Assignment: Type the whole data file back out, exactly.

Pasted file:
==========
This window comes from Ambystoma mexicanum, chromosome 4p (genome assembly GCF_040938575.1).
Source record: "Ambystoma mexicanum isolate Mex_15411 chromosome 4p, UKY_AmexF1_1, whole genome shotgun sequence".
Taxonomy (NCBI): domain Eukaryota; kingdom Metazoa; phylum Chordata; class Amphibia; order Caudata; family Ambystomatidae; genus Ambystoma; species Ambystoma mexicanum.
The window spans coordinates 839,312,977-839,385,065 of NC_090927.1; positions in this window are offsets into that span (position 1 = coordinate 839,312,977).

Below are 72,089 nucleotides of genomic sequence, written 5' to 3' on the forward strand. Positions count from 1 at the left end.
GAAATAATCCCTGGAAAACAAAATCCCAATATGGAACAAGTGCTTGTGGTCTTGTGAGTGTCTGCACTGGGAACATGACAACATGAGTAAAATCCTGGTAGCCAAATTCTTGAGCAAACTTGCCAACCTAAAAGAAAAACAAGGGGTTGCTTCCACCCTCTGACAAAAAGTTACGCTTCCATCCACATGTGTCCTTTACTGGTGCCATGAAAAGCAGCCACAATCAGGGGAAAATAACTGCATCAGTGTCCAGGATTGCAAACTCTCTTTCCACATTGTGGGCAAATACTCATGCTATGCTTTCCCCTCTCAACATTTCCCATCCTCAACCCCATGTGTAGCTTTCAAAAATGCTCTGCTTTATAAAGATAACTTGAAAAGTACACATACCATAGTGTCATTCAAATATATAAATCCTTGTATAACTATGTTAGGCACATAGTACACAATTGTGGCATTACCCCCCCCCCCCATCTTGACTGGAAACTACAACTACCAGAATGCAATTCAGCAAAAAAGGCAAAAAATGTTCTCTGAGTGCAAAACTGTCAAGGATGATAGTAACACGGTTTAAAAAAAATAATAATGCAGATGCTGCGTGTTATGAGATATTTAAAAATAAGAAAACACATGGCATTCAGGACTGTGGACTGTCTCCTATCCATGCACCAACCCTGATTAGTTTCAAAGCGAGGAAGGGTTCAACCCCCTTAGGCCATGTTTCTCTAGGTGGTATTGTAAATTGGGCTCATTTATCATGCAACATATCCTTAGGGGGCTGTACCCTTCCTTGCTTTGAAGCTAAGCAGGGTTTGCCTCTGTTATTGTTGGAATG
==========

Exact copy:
This window comes from Ambystoma mexicanum, chromosome 4p (genome assembly GCF_040938575.1).
Source record: "Ambystoma mexicanum isolate Mex_15411 chromosome 4p, UKY_AmexF1_1, whole genome shotgun sequence".
Taxonomy (NCBI): domain Eukaryota; kingdom Metazoa; phylum Chordata; class Amphibia; order Caudata; family Ambystomatidae; genus Ambystoma; species Ambystoma mexicanum.
The window spans coordinates 839,312,977-839,385,065 of NC_090927.1; positions in this window are offsets into that span (position 1 = coordinate 839,312,977).

Below are 72,089 nucleotides of genomic sequence, written 5' to 3' on the forward strand. Positions count from 1 at the left end.
GAAATAATCCCTGGAAAACAAAATCCCAATATGGAACAAGTGCTTGTGGTCTTGTGAGTGTCTGCACTGGGAACATGACAACATGAGTAAAATCCTGGTAGCCAAATTCTTGAGCAAACTTGCCAACCTAAAAGAAAAACAAGGGGTTGCTTCCACCCTCTGACAAAAAGTTACGCTTCCATCCACATGTGTCCTTTACTGGTGCCATGAAAAGCAGCCACAATCAGGGGAAAATAACTGCATCAGTGTCCAGGATTGCAAACTCTCTTTCCACATTGTGGGCAAATACTCATGCTATGCTTTCCCCTCTCAACATTTCCCATCCTCAACCCCATGTGTAGCTTTCAAAAATGCTCTGCTTTATAAAGATAACTTGAAAAGTACACATACCATAGTGTCATTCAAATATATAAATCCTTGTATAACTATGTTAGGCACATAGTACACAATTGTGGCATTACCCCCCCCCCCCATCTTGACTGGAAACTACAACTACCAGAATGCAATTCAGCAAAAAAGGCAAAAAATGTTCTCTGAGTGCAAAACTGTCAAGGATGATAGTAACACGGTTTAAAAAAAATAATAATGCAGATGCTGCGTGTTATGAGATATTTAAAAATAAGAAAACACATGGCATTCAGGACTGTGGACTGTCTCCTATCCATGCACCAACCCTGATTAGTTTCAAAGCGAGGAAGGGTTCAACCCCCTTAGGCCATGTTTCTCTAGGTGGTATTGTAAATTGGGCTCATTTATCATGCAACATATCCTTAGGGGGCTGTACCCTTCCTTGCTTTGAAGCTAAGCAGGGTTTGCCTCTGTTATTGTTGGAATG